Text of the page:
How Much Space Does Your Rabbit Need?

Written by Dr. Esther Praag, Founder of

A rabbit pen needs to cover an area of at least 12 square feet (1.1 square meters). This measurement is based on the average size of rabbits and will vary depending upon the breed or number of rabbits you are parenting.

The pen additionally needs to have a run of a minimum of 27 square feet (2.5 square meters). To put it simply, the longest part of your pen should easily be able to accommodate two bunnies lying down end-to-end. 

To better calculate the width of your rabbit’s enclosure, take a note of your pet’s length when it is fully stretched out and resting. Your pen should allow your rabbit enough space to stretch its limbs and turn around. 

The length of the pen, on the other hand, needs to be long enough for the rabbit to easily take 3-4 hops without bumping into the ends. 

Rabbits also stand on their hind legs, often to assess whether their environment is safe. Your rabbit’s pen should therefore be tall enough for it to stand without folding its ears.

It is also recommended that you have an exercise space (or run) designated specifically for your pet which is a minimum of 32 square feet. You can even consider adding a little extra height to the run so there is enough space to jump. Add a fun touch to the run by installing ledges and rabbit-safe objects that the rabbit can jump on to exercise its muscles. You can even consider joining your rabbit for an hour of playtime every day – this will boost your relationship with your furry companion to a significant extent. 

How Do I Make The Space More Comfortable?

Once your rabbit is accustomed to its space, add a little personal touch with fun toys. Rabbits are inquisitive animals that can get bored very easily hence giving them fun and interesting toys will keep the rabbit stimulated and active. You can even consider getting another rabbit at a later stage to give your pet company, but read up on bonding rabbits before you initiate the introduction.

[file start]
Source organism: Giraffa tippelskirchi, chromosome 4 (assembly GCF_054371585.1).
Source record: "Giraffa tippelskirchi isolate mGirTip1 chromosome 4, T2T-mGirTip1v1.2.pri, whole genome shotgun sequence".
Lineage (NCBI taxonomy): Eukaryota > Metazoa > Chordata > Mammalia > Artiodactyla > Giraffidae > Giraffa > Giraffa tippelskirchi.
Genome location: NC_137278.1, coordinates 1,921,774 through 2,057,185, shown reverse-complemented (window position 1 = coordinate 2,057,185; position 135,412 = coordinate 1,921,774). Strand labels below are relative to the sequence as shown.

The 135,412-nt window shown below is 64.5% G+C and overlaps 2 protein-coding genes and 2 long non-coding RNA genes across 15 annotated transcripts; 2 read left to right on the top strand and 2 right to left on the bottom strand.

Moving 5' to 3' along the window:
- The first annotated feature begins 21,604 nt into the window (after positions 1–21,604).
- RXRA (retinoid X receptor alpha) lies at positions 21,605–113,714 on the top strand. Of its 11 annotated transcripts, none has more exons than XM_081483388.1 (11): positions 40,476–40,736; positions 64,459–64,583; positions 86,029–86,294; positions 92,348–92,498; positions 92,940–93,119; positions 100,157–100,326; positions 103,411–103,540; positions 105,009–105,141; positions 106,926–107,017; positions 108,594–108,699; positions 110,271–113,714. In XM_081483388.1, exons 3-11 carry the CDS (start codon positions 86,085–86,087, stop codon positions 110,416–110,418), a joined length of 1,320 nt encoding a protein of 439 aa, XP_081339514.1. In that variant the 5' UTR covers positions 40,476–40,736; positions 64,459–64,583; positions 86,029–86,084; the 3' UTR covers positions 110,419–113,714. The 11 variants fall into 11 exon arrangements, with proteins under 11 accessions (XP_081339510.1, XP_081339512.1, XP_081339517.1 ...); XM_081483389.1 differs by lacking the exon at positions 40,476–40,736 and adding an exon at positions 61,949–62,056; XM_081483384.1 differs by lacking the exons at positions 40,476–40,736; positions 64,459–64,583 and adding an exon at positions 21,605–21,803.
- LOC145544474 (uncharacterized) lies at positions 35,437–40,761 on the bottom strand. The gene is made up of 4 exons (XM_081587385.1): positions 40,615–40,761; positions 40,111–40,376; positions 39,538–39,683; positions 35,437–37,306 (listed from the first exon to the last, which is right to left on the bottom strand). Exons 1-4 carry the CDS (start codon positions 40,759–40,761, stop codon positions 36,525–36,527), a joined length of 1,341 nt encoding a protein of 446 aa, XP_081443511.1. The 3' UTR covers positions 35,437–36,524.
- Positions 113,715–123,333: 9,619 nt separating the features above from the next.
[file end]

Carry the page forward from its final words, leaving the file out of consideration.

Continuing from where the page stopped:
Add a little fun to their routine by getting a large litter tray that is filled with soil, given how bunnies enjoy digging. 

Demarcate specific spaces of the pen for food, water, and the litter box. Ensure that the space for each of these essentials is kept separate and is easily accessible, otherwise, the rabbit might start getting anxious. 

Also, beware! Bunnies love chewing on things and will be curious enough to try anything available to them in your house. Remove cleaning products, small ornaments, house plants, and cables and wires from your bunny’s sight, to make the place significantly safer for them. 

Can My Bunny Be Left Loose 24/7? 

When you first bring your new family member home, you will have to keep it in an enclosure especially when you are not around to supervise what it does. Rabbits are generally more active and enthusiastic during twilight and dawn, as opposed to mornings and nights which they enjoy spending asleep. 

After you wrap up the work for the day by evening, spend your evenings with your rabbit, playing with it and using a wide range of pet-friendly toys available at pet stores. Give the rabbit a little bit of time to get adjusted to your home. 

In a couple of weeks, once your rabbit feels safer and more secure, consider doing a thorough rabbit-proofing of the house before giving your pet the run of the place. Rabbit proofing involves providing safer and more enjoyable chewing alternatives to protect your property and companion from any harm whatsoever. 

And remember to be patient and loving with the new addition to your family. Rabbits make for lifelong trustworthy and fun-loving pets, so take care of their needs and enjoy their curious and unwavering companionship for a long time to come! 

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